Foreign Aid and Free Trade and Their Effect on Income: A Panel Analysis

By Ali, Abdiweli M.; Isse, Hodan Said | The Journal of Developing Areas, Fall 2007 | Go to article overview
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Foreign Aid and Free Trade and Their Effect on Income: A Panel Analysis


Ali, Abdiweli M., Isse, Hodan Said, The Journal of Developing Areas


ABSTRACT

This paper uses a panel approach and annual observations of over 150 countries for the period 1975 - 2000 to examine the impact of foreign aid and trade on income. The paper addresses the simultaneity of international trade, foreign aid and economic performance by using a full information system or three-stage least squares approach. The findings of this paper strongly suggest that foreign aid and trade are strong determinants of GDP per worker, albeit in opposite directions. The regression results are robust to the inclusion of a multitude of exogenous variables that are considered to be determinants of GDP per worker. Foreign aid is a commonly owned resource, powerful individuals and state heads establish property right in the system and, as a result, rent extractors expend resources resisting deregulation that attempt to remove that privilege. On the other hand, the empirical evidence reaffirms that international trade appears complementary to economic performance.

JEL Classifications: F10, O10, O40

Key Words: Foreign Aid, Free Trade, Economic Growth

INTRODUCTION

The fact that so many countries register low per capita income after receiving enormous amounts of foreign aid questions its effectiveness on economic performance. Moreover, despite the world's massive movement toward trade liberalization both in goods and services, foreign aid recipients remain stagnated by lack of trade, restrictive trade policies, and low per capita income. The impact of foreign aid and trade on living standards is ultimately an empirical question, and one that will be addressed in this paper.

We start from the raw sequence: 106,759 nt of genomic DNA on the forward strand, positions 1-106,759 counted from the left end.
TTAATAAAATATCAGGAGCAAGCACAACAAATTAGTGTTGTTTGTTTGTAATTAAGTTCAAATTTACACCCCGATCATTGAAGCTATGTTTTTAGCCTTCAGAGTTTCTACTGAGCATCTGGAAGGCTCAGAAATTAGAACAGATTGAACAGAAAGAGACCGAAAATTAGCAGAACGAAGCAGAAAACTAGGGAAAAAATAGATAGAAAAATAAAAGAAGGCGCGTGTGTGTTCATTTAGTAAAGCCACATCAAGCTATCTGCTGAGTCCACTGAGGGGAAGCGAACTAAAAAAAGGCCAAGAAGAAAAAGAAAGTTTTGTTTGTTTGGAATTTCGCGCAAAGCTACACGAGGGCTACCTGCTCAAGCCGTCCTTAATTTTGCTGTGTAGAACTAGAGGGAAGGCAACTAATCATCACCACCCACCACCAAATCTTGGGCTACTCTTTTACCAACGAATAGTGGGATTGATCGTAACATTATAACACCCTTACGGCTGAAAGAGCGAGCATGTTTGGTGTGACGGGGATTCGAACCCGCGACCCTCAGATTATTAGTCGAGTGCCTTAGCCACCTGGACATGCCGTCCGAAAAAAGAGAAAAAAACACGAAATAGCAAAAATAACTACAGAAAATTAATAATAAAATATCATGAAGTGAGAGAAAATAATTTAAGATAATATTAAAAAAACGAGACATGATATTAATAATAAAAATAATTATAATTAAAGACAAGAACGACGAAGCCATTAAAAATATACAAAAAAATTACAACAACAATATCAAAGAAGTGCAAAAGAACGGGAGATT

While the belief that foreign aid promotes economic growth is reasonable, it has been difficult to verify empirically. Despite extensive research devoted to the impact of foreign aid on economic development, improper measurement of official aid, endogeneity problems, and poorly specified models diminish the importance of these studies and have produced only mixed results. This paper addresses a previously unconsidered issue: empirical investigation that takes into account the simultaneity among international trade, foreign aid, and economic performance. Single-equation models overlooked much of the interdependence that exists in the world today. The best approach for understanding these interdependencies is to model them explicitly with feedback loops. This means using simultaneous equations instead of looking at one equation at a time, the approach in much of the prior studies. To account for the interdependencies among variables this paper uses a full information system, or Three-Stage Least Squares approach and identifies three equations, an income model, a trade model, and a foreign aid model.

The paper tries to quantify the determinants of GDP per worker, which is used as a proxy for living standards. It uses a panel approach and annual observations for over 150 countries for the period 1975 to 2000. The rest of the paper is organized as follows. Section Two is a literature review of the effects of aid and trade on income. Section Three sketches the model and section four presents the empirical results. Section five provides the summary and concluding remarks.

FOREIGN AID VERUS FREE TRADE: AN OVERVIEW OF THE LITERATURE

Trade as an Engine of Growth

Two contrasting events happened after the Great Depression. Foreign aid and international trade (financial and goods services) have emerged as the two primary aspects of global interdependence. International trade has expanded the volume of goods and services since World War II. The importance of international trade on economic performance has a long history in economic thought. The evidence overwhelmingly indicates that trade promotes economic performance. There is a voluminous literature on the positive effect of trade on growth. The most recent include Dollar (1992), Ben-David (1993), Sachs and Warner (1995), Edwards (1998), and Frankel and Romer (1999).

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